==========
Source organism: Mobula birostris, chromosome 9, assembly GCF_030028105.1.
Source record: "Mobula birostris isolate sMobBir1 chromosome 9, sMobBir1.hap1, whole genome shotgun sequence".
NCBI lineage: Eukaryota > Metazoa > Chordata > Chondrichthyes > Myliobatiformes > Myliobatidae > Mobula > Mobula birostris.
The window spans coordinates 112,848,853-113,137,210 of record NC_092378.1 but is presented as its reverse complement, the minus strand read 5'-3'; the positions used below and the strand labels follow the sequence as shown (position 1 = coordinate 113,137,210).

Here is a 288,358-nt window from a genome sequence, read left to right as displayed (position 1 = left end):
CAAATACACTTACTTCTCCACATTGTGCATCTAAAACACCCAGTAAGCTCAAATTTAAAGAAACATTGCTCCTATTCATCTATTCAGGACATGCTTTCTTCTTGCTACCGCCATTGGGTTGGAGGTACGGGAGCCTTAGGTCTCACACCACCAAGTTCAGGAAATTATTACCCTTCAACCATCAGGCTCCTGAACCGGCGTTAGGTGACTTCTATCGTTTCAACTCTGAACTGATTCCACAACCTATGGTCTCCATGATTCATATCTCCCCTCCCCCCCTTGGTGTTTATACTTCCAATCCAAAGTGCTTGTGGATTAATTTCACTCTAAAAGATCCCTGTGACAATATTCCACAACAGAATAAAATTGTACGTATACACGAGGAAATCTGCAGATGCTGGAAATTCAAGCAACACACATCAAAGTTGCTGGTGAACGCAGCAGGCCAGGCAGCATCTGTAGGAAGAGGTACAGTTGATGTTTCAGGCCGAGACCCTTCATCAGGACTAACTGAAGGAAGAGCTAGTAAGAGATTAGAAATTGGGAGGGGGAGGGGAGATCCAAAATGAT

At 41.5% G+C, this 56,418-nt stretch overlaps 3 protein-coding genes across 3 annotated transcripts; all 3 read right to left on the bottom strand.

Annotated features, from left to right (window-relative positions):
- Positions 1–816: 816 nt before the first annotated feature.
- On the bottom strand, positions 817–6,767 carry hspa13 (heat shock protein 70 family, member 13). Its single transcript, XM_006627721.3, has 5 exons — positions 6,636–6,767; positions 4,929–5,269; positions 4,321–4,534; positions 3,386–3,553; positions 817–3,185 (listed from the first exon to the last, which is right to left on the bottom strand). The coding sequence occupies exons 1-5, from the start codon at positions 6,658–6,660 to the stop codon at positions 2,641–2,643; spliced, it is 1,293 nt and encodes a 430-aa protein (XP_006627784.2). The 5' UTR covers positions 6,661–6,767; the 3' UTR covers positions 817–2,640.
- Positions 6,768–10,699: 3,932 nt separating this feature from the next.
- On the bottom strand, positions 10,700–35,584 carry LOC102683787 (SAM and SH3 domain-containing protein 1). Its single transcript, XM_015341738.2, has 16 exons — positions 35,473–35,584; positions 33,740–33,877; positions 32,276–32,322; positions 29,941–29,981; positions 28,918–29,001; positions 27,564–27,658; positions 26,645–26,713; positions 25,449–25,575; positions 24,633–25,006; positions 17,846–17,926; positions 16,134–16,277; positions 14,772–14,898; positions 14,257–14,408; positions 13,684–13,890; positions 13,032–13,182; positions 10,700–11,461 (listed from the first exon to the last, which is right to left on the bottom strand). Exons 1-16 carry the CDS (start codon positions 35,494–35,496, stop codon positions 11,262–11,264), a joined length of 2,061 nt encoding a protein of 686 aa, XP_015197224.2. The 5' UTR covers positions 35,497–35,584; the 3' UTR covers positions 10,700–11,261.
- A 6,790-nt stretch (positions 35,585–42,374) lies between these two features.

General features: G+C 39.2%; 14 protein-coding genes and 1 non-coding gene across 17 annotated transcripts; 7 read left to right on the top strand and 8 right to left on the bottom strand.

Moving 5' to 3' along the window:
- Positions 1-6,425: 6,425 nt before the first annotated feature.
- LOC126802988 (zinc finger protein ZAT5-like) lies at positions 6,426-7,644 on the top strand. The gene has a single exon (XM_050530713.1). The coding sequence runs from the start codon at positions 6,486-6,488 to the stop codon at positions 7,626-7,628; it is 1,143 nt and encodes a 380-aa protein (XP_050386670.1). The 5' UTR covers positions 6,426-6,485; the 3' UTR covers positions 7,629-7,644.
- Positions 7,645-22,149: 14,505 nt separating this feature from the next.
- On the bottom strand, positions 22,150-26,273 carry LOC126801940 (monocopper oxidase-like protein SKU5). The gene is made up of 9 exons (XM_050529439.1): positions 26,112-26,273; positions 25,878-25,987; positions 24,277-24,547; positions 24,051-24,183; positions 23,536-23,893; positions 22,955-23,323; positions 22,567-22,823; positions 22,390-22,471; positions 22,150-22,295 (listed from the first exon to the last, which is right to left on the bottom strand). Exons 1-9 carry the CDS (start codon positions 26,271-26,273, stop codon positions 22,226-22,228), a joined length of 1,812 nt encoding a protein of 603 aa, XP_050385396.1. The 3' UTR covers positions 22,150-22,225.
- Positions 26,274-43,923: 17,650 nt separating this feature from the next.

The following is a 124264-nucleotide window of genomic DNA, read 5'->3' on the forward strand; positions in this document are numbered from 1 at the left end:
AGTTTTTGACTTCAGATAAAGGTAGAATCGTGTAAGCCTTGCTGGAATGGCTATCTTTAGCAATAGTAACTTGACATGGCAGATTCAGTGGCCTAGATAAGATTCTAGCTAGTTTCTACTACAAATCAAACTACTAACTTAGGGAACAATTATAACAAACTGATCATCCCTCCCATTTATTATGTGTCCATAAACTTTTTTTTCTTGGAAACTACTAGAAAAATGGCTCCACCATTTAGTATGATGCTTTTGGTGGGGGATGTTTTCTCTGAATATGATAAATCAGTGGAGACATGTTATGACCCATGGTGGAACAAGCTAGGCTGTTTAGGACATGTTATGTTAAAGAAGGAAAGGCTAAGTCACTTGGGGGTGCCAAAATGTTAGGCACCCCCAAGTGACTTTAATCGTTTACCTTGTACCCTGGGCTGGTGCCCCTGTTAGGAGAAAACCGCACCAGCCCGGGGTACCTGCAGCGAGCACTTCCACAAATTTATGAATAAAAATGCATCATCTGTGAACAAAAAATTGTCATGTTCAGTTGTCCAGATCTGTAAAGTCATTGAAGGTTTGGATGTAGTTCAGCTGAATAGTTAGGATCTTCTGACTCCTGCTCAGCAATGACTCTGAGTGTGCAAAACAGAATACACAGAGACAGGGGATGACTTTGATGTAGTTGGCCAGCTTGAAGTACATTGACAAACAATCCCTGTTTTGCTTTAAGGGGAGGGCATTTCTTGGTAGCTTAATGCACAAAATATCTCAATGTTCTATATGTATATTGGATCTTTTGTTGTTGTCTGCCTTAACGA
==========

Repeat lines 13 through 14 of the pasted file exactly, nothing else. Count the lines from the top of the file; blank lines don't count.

- A 6,790-nt stretch (positions 35,585–42,374) lies between these two features.

General features: G+C 39.2%; 14 protein-coding genes and 1 non-coding gene across 17 annotated transcripts; 7 read left to right on the top strand and 8 right to left on the bottom strand.